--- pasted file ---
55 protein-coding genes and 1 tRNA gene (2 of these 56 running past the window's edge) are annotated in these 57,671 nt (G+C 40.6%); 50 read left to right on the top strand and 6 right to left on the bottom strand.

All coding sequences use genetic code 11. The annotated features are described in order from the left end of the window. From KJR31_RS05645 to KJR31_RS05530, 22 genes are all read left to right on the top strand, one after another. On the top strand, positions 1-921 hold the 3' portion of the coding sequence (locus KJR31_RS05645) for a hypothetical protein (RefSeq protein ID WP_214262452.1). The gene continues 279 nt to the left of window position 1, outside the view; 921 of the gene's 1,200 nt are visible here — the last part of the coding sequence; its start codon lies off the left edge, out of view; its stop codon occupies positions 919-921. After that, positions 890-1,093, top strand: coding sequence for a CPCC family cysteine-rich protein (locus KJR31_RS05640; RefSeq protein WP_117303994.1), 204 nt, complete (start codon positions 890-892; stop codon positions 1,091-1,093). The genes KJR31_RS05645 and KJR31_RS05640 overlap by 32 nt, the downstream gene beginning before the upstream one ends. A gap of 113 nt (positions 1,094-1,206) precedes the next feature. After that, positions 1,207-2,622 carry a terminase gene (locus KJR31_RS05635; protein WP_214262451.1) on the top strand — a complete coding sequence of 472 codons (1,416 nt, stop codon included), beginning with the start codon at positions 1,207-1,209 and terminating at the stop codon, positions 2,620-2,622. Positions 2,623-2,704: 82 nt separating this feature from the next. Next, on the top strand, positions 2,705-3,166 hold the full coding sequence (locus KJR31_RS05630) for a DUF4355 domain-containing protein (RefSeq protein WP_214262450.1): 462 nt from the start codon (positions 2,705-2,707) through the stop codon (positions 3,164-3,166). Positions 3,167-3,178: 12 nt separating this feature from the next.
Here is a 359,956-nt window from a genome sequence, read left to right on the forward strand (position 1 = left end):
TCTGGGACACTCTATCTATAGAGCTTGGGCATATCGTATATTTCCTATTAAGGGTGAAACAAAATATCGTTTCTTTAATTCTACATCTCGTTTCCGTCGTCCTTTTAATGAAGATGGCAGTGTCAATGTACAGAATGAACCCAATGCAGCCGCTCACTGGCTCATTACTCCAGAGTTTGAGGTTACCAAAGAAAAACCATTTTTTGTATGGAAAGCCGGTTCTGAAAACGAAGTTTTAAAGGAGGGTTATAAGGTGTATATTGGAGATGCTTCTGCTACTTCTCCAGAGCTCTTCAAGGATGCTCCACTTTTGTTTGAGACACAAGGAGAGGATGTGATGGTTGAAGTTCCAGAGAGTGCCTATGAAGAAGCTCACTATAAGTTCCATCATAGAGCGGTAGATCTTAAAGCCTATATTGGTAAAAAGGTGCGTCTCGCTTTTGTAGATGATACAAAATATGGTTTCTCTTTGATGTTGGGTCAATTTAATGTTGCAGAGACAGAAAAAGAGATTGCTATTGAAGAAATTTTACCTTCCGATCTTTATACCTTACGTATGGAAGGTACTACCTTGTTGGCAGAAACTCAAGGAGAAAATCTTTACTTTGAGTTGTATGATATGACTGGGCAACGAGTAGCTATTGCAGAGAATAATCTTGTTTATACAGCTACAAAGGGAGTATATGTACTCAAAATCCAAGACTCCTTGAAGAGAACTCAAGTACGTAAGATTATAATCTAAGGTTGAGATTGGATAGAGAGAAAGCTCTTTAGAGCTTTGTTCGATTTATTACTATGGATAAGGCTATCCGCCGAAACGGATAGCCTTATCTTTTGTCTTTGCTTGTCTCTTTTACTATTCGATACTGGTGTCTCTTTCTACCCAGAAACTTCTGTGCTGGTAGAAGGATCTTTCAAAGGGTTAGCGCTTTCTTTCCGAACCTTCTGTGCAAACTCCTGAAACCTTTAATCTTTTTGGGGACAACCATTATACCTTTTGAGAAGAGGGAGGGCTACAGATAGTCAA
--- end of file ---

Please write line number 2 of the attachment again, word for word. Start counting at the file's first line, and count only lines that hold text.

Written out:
All coding sequences use genetic code 11. The annotated features are described in order from the left end of the window. From KJR31_RS05645 to KJR31_RS05530, 22 genes are all read left to right on the top strand, one after another. On the top strand, positions 1-921 hold the 3' portion of the coding sequence (locus KJR31_RS05645) for a hypothetical protein (RefSeq protein ID WP_214262452.1). The gene continues 279 nt to the left of window position 1, outside the view; 921 of the gene's 1,200 nt are visible here — the last part of the coding sequence; its start codon lies off the left edge, out of view; its stop codon occupies positions 919-921. After that, positions 890-1,093, top strand: coding sequence for a CPCC family cysteine-rich protein (locus KJR31_RS05640; RefSeq protein WP_117303994.1), 204 nt, complete (start codon positions 890-892; stop codon positions 1,091-1,093). The genes KJR31_RS05645 and KJR31_RS05640 overlap by 32 nt, the downstream gene beginning before the upstream one ends. A gap of 113 nt (positions 1,094-1,206) precedes the next feature. After that, positions 1,207-2,622 carry a terminase gene (locus KJR31_RS05635; protein WP_214262451.1) on the top strand — a complete coding sequence of 472 codons (1,416 nt, stop codon included), beginning with the start codon at positions 1,207-1,209 and terminating at the stop codon, positions 2,620-2,622. Positions 2,623-2,704: 82 nt separating this feature from the next. Next, on the top strand, positions 2,705-3,166 hold the full coding sequence (locus KJR31_RS05630) for a DUF4355 domain-containing protein (RefSeq protein WP_214262450.1): 462 nt from the start codon (positions 2,705-2,707) through the stop codon (positions 3,164-3,166). Positions 3,167-3,178: 12 nt separating this feature from the next.